Similarly, most companies integrate around the channel rather than the customer. This approach fails to reap results because it disregards the end user and end goal: a sale. Marketers should first integrate their efforts with the customer in mind, then consider the channel.
Every year, marketers waste millions of dollars on unnecessary postage and online ads that never see returns. Truly integrated campaigns lead to increased revenue, greater customer retention and, most importantly, a bigger return on investment. The push and pull aspects of integrated marketing are equally important and must be combined to create a long-term, adaptable plan that can be refined based on initiatives that have either worked or proven unsuccessful.
These initiatives require careful preparation. Just because a marketer believes it has identified the correct channels to execute both push and pull messages doesn't mean it won't encounter unforeseen issues when it comes to data.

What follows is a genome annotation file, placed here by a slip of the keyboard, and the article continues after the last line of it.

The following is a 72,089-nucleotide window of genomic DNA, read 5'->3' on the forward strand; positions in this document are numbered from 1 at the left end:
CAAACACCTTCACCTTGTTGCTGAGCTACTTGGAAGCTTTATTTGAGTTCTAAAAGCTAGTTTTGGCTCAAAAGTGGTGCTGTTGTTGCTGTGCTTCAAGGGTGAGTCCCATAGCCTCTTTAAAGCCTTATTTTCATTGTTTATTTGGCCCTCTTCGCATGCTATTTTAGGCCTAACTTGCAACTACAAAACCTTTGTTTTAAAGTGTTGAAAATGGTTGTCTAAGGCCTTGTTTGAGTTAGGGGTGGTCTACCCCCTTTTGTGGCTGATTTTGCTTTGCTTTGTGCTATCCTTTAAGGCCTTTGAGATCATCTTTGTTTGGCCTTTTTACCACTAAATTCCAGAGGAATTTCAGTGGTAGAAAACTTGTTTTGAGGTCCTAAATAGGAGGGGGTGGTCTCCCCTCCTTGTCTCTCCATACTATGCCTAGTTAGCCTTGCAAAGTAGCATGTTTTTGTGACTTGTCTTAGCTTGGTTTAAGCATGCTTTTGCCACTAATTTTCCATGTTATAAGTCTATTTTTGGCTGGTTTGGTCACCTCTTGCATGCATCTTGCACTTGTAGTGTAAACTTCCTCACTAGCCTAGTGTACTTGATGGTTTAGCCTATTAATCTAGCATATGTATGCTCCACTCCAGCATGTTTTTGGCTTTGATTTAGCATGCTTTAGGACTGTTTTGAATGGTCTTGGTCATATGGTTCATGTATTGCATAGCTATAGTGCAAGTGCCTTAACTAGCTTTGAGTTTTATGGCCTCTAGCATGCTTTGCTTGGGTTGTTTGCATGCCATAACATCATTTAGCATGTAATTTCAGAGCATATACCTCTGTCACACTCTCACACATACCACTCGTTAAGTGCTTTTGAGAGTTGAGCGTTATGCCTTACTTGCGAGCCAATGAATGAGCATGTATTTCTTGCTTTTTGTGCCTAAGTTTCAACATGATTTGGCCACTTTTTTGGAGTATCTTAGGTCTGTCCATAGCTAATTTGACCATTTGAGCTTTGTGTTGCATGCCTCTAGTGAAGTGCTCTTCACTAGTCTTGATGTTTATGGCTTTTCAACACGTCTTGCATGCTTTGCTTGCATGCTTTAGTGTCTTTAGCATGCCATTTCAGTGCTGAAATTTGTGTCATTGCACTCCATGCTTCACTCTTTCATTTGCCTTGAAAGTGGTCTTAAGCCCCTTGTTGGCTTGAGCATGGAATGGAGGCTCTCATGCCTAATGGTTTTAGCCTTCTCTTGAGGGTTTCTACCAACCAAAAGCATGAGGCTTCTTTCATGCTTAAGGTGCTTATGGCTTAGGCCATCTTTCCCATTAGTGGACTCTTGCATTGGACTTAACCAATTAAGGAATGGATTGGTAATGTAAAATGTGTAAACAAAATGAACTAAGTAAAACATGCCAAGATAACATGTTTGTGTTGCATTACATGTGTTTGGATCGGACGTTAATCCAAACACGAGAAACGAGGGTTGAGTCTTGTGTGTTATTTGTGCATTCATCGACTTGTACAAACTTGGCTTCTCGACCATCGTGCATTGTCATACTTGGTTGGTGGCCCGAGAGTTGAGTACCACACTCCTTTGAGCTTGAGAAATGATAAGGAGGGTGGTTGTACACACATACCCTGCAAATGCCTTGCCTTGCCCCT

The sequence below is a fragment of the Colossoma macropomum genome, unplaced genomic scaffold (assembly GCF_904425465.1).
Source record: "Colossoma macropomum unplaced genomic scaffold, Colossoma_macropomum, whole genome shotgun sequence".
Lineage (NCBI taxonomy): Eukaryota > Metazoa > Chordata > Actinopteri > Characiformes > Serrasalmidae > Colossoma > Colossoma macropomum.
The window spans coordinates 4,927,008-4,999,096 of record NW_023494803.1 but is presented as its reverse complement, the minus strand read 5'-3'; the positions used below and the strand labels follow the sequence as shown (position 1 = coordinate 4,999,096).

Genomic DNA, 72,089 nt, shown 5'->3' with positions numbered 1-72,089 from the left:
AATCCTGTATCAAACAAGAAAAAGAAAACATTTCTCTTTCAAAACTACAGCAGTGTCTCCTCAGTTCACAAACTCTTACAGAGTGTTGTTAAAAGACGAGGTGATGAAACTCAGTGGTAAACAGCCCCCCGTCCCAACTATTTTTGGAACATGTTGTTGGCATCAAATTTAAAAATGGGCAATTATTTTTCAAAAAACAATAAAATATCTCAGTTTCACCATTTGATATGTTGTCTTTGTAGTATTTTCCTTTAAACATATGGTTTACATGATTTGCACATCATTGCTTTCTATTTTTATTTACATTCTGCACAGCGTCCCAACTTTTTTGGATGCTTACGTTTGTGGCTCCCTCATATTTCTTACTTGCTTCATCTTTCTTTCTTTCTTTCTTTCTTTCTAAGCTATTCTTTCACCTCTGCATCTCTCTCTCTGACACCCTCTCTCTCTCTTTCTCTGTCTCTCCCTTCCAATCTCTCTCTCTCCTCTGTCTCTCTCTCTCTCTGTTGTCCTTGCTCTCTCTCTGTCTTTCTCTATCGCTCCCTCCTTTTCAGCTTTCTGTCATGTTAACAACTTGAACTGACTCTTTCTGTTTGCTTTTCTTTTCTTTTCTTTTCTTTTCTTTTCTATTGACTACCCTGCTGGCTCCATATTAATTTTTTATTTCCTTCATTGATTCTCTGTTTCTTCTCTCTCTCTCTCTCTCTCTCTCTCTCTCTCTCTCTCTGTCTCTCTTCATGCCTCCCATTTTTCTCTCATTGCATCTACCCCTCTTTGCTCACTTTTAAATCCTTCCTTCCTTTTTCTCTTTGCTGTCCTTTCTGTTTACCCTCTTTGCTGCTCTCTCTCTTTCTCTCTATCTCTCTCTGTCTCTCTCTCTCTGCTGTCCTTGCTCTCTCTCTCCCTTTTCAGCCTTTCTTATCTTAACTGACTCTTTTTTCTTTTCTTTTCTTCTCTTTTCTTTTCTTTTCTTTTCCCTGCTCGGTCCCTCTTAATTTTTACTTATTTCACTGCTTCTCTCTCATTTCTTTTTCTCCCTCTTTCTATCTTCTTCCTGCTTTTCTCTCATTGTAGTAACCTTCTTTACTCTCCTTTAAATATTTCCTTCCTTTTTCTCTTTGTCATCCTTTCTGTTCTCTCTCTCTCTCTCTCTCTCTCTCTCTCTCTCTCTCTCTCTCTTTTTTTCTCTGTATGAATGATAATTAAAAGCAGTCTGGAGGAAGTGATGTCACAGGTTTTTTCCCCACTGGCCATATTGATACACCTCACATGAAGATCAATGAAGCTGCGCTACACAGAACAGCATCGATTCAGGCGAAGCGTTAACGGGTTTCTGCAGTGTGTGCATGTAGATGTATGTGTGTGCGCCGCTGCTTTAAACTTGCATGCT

The Importance of Data
Does a message really matter if the correct customer never receives it? A rich database full of customer demographic data, insights, contextual data and relational data is the heart of an effective integrated campaign. Databases are the foundation, and are just as important as the right message or channel.
More often than not, marketers run into five common mistakes when it comes to integrated marketing. Fortunately, these five mistakes can be avoided by staying a step ahead of the game and enlisting the help of a few powerful marketing tools.
1. Don't Ignore the Power of Postal
Email may seem like the simplest and most cost-effective way to reach customers, but ignoring postal could lead to an even costlier outcome. When it comes to email contacts, there is a good chance you are missing out on a majority of your target profiles, or in most cases have tons of bounce back from outdated addresses. By solely relying on email marketing, marketers miss out on the full extent of their potential reach.